Open Enrollment | Subscribe to Target Marketing HERE
Connect
Follow us on
Advertisement
 

SEO : Sexy and You Know It

7 ways to seduce your customers and the search engines, too

October 2012 By Heather Lloyd-Martin
Get the Flash Player to see this rotator.
 

Have you been trying to seduce Google into giving your Web pages a number one spot—but Google keeps spurning your advances?

There could be a good reason for that. You could be trying to "dress up" your content too much, and it's falling flat with the Big G.

Right now, many marketers share a common fear:

"I'm afraid to write new content for our site—what if Google doesn't like it?"

This sounds like a needy person who is desperately trying to get someone to notice them. Instead of being authentic, they change everything about themselves to "fit in."

Part of that difficulty comes from the need to seduce Google. Instead of authentically writing great content—content that grabs their readers and doesn't let go—they focus instead on giving Google what they "think" it wants.

So sad.

Back in 2009, I wrote a post called, "SEO Copywriting Is Dead. Long Live SEO Content Marketing." During that time, a number of companies realized that low-quality content—and lots of it—would give them the search listings they wanted. The typical process was to identify keyphrases that may be relevant and hire an inexpensive (often offshore) writer to create gobs of articles for literally pennies.

Did this content convert or somehow contribute to sales goals? No. Was it written with a customer persona in mind? No.

In fact, much of this content didn't even read well. Keywords were repeated to the point of nonsense. Some of the sentences didn't make sense. A fifth-grade English teacher would have given it a big fat grade of "F."

It was solely created to get in Google's results-page pants.

Are You Sabotaging Your SEO Content?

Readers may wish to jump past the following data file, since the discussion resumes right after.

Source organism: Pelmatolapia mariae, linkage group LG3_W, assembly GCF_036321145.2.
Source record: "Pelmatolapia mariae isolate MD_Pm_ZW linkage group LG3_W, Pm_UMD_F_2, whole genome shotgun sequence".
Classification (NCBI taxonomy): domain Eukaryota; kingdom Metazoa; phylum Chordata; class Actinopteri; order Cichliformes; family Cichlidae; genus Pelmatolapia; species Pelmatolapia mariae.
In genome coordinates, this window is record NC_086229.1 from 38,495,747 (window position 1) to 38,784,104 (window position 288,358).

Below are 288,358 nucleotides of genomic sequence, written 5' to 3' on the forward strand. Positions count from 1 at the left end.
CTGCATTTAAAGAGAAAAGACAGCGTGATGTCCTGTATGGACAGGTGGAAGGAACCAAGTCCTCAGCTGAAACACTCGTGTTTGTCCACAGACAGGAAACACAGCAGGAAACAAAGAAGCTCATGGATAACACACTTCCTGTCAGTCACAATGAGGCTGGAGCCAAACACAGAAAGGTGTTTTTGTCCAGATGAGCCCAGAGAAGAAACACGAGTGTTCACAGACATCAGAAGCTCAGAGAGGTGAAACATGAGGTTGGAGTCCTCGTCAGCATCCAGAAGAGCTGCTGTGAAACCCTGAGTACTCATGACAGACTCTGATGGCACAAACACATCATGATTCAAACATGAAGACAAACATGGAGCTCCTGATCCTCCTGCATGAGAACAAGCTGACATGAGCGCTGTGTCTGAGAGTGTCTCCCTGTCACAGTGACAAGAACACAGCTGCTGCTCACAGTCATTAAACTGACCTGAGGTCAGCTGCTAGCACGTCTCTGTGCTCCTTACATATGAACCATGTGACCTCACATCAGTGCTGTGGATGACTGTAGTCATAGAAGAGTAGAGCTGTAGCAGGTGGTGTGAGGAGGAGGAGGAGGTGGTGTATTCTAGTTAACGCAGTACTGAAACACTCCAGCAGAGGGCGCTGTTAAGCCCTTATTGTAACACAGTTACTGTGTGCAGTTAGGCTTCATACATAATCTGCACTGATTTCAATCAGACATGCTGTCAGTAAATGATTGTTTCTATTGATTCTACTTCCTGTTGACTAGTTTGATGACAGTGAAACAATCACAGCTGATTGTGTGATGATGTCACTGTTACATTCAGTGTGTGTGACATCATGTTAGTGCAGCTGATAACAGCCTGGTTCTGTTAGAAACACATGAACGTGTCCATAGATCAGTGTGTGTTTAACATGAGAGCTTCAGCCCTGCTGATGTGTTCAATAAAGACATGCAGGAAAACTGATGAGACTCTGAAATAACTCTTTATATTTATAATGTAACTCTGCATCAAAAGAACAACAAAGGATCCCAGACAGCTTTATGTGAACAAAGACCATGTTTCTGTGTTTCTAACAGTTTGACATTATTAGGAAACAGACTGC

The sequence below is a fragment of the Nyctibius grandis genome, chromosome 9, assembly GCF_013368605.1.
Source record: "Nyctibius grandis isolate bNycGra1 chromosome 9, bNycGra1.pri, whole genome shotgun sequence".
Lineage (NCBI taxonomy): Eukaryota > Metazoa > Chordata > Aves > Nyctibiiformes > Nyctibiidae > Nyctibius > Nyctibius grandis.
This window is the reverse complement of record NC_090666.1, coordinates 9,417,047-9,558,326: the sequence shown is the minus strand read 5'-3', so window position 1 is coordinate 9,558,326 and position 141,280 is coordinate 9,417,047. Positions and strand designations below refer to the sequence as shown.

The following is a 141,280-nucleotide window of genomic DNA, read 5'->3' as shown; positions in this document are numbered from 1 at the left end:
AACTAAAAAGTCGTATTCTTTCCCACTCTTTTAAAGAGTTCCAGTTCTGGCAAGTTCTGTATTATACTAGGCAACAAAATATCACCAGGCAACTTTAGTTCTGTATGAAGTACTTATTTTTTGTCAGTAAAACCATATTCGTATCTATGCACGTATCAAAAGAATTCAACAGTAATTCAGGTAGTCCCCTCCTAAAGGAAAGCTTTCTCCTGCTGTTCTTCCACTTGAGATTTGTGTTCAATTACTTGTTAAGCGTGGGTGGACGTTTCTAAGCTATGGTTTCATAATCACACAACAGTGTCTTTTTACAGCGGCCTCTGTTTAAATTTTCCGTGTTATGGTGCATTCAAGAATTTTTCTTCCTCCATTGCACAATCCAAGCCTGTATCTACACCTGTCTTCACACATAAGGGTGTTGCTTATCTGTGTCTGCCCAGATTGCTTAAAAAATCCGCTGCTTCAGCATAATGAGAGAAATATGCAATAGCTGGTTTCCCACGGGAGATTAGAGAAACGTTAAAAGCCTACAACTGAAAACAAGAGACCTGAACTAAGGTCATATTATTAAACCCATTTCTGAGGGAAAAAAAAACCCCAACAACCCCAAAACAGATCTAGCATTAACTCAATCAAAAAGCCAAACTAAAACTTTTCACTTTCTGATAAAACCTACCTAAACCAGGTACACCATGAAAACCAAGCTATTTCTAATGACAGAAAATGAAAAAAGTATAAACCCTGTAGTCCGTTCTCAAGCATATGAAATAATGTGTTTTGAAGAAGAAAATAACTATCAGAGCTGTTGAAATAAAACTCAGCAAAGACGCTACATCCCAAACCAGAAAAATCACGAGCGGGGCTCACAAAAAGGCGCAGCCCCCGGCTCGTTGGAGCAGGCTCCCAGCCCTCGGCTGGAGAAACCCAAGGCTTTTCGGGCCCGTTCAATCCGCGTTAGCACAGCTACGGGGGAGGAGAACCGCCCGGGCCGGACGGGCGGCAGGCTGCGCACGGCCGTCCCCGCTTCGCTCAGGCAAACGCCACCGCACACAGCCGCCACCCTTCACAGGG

It's true that spammy, keyphrase-stuffed content worked—for a while. (That's assuming your definition of "it worked" means it positioned in the top results.) Then, in 2011, an algorithmic update (code named: Panda) wiped "thin" content from the top spots. The first rollout of Panda affected 12 percent of U.S.-based sites (bit.ly/QsQUqG). Their rankings literally plummeted overnight—and so did their profits.

 

Companies Mentioned:

SPONSORED CONTENT

MORE ON SEARCH >>

FROM THE BOOKSTORE

Written by Millennials about Millennials, Cause for Change: Examines how Millennials communicate, volunteer, take action, influence their peers, and choose to give their time and moneyExplains how Millennials view their role in the workplace, and how their approach is re-shaping nonprofit culture from within Cause for Change: The Why and How of Nonprofit Millennial Engagement

Written by Millennials about Millennials, Cause for Change:
Examines how Millennials communicate, volunteer, take action, influence their peers, and choose to give their time and moneyExplains how Millennials view their role in the workplace, and how their approach is re-shaping nonprofit culture from within...

ORDER NOW

Reading The Ultimate  Insider’s Guide to Winning Foundation Grants is like peeking at someone’s  secret diary or personal email.  You feel  guilty.  This is privileged information.
Only in this case Martin Teitel WANTS to reveal everything  to you. A
 long-time foundation CEO, he’s fed up with the smoke and mirrors of  
grant seeking. Ultimate Insider's Guide to Winning Foundation Grants

Reading The Ultimate Insider’s Guide to Winning Foundation Grants is like peeking at someone’s secret diary or personal email. You feel guilty. This is privileged information. Only in this case Martin Teitel WANTS to reveal everything to you. A long-time foundation CEO, he’s fed up with the smoke and mirrors of...

ORDER NOW

 

COMMENTS

Click here to leave a comment...
Comment *
Most Recent Comments: